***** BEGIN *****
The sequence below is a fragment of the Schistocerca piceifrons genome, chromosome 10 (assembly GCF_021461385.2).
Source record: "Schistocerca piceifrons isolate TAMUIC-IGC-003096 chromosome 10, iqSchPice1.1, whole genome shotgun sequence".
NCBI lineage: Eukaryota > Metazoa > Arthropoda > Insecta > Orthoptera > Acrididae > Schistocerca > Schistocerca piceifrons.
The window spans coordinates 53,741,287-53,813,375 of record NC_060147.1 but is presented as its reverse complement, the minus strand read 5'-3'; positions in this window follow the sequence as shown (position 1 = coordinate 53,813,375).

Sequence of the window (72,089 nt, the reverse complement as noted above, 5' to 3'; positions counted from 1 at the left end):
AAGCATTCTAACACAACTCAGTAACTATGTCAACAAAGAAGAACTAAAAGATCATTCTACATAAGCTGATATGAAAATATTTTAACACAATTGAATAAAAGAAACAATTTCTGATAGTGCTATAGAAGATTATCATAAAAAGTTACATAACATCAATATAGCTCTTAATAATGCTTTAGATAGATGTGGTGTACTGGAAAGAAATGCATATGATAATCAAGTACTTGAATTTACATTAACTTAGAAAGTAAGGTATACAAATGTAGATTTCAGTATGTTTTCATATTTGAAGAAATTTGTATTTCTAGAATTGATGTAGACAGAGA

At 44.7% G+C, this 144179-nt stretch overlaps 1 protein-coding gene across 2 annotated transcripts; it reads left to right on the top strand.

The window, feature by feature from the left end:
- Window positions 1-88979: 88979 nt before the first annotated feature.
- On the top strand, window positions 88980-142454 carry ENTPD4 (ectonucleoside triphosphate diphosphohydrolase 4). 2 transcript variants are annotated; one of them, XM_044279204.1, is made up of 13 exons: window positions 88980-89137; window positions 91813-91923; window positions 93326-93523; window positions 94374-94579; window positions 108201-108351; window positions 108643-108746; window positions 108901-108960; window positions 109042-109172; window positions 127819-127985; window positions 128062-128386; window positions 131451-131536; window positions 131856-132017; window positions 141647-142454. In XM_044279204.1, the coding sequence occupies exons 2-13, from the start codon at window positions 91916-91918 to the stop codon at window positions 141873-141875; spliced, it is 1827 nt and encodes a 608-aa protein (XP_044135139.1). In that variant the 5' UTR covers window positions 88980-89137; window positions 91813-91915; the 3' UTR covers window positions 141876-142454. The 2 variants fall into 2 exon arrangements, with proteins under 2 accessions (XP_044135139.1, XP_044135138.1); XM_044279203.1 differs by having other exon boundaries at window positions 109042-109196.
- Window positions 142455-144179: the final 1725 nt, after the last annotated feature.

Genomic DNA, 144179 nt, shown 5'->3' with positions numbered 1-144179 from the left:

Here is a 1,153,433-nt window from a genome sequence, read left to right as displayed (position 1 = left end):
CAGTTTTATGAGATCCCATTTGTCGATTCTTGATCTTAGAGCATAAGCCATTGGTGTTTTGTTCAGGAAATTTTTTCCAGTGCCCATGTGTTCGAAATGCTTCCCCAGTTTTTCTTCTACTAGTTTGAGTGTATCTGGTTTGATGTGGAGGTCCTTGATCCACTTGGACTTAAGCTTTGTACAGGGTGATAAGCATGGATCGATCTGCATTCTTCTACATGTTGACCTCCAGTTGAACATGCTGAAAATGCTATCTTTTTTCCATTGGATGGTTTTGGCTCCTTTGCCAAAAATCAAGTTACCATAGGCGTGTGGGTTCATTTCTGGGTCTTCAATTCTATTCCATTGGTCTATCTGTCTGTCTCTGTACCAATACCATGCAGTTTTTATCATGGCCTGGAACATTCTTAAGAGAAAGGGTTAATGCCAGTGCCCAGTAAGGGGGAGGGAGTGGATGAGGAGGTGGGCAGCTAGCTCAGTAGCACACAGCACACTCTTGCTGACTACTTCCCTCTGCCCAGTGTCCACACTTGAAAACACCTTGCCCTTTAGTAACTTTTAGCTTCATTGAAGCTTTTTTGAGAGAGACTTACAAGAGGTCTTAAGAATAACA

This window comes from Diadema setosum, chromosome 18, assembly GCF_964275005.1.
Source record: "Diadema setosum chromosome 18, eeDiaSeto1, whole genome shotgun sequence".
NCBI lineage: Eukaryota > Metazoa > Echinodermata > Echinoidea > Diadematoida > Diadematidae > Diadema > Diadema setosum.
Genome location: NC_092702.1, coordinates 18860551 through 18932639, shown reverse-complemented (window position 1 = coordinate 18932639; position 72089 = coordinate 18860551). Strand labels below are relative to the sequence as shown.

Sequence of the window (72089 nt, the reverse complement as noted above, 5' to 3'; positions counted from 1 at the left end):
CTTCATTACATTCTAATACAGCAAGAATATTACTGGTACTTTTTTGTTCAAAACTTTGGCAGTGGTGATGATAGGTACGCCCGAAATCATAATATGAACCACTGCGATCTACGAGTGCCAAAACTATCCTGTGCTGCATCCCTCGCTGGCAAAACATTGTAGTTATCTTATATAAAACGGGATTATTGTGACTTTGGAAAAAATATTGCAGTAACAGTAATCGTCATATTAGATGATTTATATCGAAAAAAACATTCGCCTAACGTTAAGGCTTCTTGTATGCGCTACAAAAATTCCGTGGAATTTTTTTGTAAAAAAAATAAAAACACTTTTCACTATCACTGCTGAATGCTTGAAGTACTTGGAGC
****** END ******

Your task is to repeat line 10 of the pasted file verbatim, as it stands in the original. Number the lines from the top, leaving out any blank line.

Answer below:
- On the top strand, window positions 88980-142454 carry ENTPD4 (ectonucleoside triphosphate diphosphohydrolase 4). 2 transcript variants are annotated; one of them, XM_044279204.1, is made up of 13 exons: window positions 88980-89137; window positions 91813-91923; window positions 93326-93523; window positions 94374-94579; window positions 108201-108351; window positions 108643-108746; window positions 108901-108960; window positions 109042-109172; window positions 127819-127985; window positions 128062-128386; window positions 131451-131536; window positions 131856-132017; window positions 141647-142454. In XM_044279204.1, the coding sequence occupies exons 2-13, from the start codon at window positions 91916-91918 to the stop codon at window positions 141873-141875; spliced, it is 1827 nt and encodes a 608-aa protein (XP_044135139.1). In that variant the 5' UTR covers window positions 88980-89137; window positions 91813-91915; the 3' UTR covers window positions 141876-142454. The 2 variants fall into 2 exon arrangements, with proteins under 2 accessions (XP_044135139.1, XP_044135138.1); XM_044279203.1 differs by having other exon boundaries at window positions 109042-109196.